Intentionality: The Matrix of Healing

Contributed by Rothlyn P. (Rorry) Zahourek
August 11, 2021

Author – Rothlyn P. (Rorry) Zahourek, PhD, RN, PMHCNS (ret), AHN-BC (ret), FAAN
First published – 2002 Dissertation UMI #23034598 Intentionality: The Matrix of Healing

Intentionality: The Matrix of Healing: The Process & Components

Forms & Bridge States in the Dynamic Differentiation of Intentionality: Expanding Complexity and Diversity

Components & fluid evolution of Dynamic Differentiation of Intentionality: The Matrix of Healing

Basic Forms: Generic Intentionality, Healing Intentionality & Transforming Intentionality; fluid evolution from basic to more complex and diversified.

Bridge states: Reactivity, Dynamic Potential, Reactivity repeated, Purposeful change, Self-Expression, & Being. These expand the matrix; evolution is also fluid rather than linear.

All forms and bridges are characterized by 1) expanding flexibility & direction of focus and 2) expanding & diversifying dimensions of consciousness.

Major Concepts
  • Intentionality in the context of healing and this research is a basic, inherent characteristic of all people and possibly all living things. It is the capacity for, and the basis, or precursor for, intentions and subsequent actions. It evolves in increasing diversity and complexity as one lives life, encounters successes and challenges and integrates cultural, biological influences as well as life experiences.  
  • Dynamic Differentiation is a major component of the theory and replaces an earlier component (development) of intentionality in the theory. It describes a recursive, less linear process of increasing diversity and complexity.
  • Consciousness is a complex and debated concept and relates to a person’s capacity for awareness, and in this theory relates to imagination, empathy and spirituality. Increasing capacity to use one’s consciousness evolves with one’s capacity for intentionality in healing.
  • Energetic pattern is another complex idea in the theory and refers to an individual’s capacity to do the work of healing. Each of us has a unique energetic pattern. Participating with another energetically may take several forms and patterns, i.e. a technique such as therapeutic touch, or using the capacity for empathy, spirituality, and imagination with self and others. Energy patterns vary depending on several factors, i.e., state of health/illness, culture, experiences, environmental changes, etc. One’s intentionality creates one’s energy pattern..

A situation specific theory. This theory is specific to context of healing. Healing is multifaceted and multidimensional and defined as movement toward an experience of increased awareness that includes: subtle or dramatic energy expansion expressed in somatic, emotional, informational and/or spiritual changes. An experience of transformation after a period of intense stress, adversity, or trauma.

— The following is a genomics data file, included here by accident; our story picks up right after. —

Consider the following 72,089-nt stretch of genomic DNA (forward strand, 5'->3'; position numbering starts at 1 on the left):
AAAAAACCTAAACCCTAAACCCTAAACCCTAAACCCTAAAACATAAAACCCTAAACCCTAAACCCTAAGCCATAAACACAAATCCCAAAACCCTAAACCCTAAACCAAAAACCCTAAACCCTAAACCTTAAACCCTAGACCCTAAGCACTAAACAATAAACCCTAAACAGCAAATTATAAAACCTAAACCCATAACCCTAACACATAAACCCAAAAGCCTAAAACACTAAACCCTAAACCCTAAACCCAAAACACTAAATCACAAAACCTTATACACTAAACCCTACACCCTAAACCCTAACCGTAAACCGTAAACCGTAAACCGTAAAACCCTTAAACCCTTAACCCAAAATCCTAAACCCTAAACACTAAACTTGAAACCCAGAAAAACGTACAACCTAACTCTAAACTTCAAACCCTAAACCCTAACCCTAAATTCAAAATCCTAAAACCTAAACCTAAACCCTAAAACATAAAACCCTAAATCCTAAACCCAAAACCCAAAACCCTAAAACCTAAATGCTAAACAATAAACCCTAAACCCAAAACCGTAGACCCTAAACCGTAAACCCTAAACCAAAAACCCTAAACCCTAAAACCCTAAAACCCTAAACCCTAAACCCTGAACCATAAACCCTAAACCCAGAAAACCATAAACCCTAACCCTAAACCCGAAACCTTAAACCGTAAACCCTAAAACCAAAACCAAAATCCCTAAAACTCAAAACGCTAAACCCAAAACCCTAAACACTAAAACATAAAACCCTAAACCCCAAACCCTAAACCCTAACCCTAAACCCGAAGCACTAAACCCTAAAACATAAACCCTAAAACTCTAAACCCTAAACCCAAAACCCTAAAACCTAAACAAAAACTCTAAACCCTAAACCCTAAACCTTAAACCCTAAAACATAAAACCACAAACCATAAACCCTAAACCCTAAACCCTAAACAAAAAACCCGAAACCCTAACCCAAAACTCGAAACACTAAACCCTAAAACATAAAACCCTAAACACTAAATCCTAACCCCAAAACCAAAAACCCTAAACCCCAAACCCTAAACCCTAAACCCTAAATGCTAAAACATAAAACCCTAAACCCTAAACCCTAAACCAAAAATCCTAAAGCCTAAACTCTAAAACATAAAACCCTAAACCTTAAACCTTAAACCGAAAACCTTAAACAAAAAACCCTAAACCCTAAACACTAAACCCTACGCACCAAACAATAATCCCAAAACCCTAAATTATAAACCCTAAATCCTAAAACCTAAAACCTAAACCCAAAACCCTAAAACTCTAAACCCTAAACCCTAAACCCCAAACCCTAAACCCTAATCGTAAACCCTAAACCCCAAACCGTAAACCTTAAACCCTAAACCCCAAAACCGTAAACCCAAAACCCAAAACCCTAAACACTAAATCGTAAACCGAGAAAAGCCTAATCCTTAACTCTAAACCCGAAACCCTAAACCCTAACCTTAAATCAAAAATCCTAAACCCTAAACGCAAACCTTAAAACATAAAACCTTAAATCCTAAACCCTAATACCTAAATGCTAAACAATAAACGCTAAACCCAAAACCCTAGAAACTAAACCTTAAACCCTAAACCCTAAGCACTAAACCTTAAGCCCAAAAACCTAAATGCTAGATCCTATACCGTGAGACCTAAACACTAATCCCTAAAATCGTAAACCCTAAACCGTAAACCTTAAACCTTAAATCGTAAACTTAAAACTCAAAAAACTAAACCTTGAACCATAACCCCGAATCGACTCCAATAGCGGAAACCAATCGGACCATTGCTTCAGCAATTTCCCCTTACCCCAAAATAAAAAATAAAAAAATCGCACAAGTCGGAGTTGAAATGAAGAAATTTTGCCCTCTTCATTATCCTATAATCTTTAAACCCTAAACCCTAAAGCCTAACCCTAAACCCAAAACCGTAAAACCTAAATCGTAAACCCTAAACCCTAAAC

Brief Description

This theory aims to explore, explain and pose questions about the nature of the process and experience of healing. The goal of nursing is to promote health and healing for individuals, society, community and the planet. Intentionality forms the ground for the mutual process of self with other(s) that is manifest as a pattern (matrix). Intentionality manifests in the qualities and directions of one’s focus and consciousness, and in the capacity to participate in mutual process with oneself and others that may result in healing.

Intentionality: the Matrix of healing is based on the following assumptions:
  1. The essence of the universe is to be whole and integral
  2. Intentionality is the essence of wholeness all things intend to be whole and what they are
  3. The essence of humanness is to he whole and integral
  4. To be human is to be conscious
  5. Intentionality is the (an) essence of consciousness
  6. “Healing” implies a positive force, energy and change
  7. The essence of healing is intentionality and its form or pattern is wholeness
  8. Healing occurs in mutual process (person-person, person-other, etc)
  9. Intentionality and healing are both mutual processes in which human environmental fields harmonize and resonate manifesting in new and more diverse pattern manifestations.
Propositions of the theory Intentionality: The Matrix of Healing
  1. Intentionality is the capacity for intention
  2. Intentionality in healing is an energetic pattern and potential
  3. Intentionality as a capacity for intentions is both pattern and a patterning process
  4. Intentionality forms a personal pattern form which we participate in the pattern manifestation of others: family, community and world
  5. We have intentions but we are intentionality
  6. Intentionality creates the energy for intentions and actions
  7. The basic components of intentionality are three forms: generic (GI), healing (HI) and transforming intentionalties (TI). Bridge forms exist between GI and HI : reactivity and dynamic potential and between HI and TI: purposeful changes, self-expression, self-awareness and being. Each form has two attributes: dimension (consciousness) and direction of focus.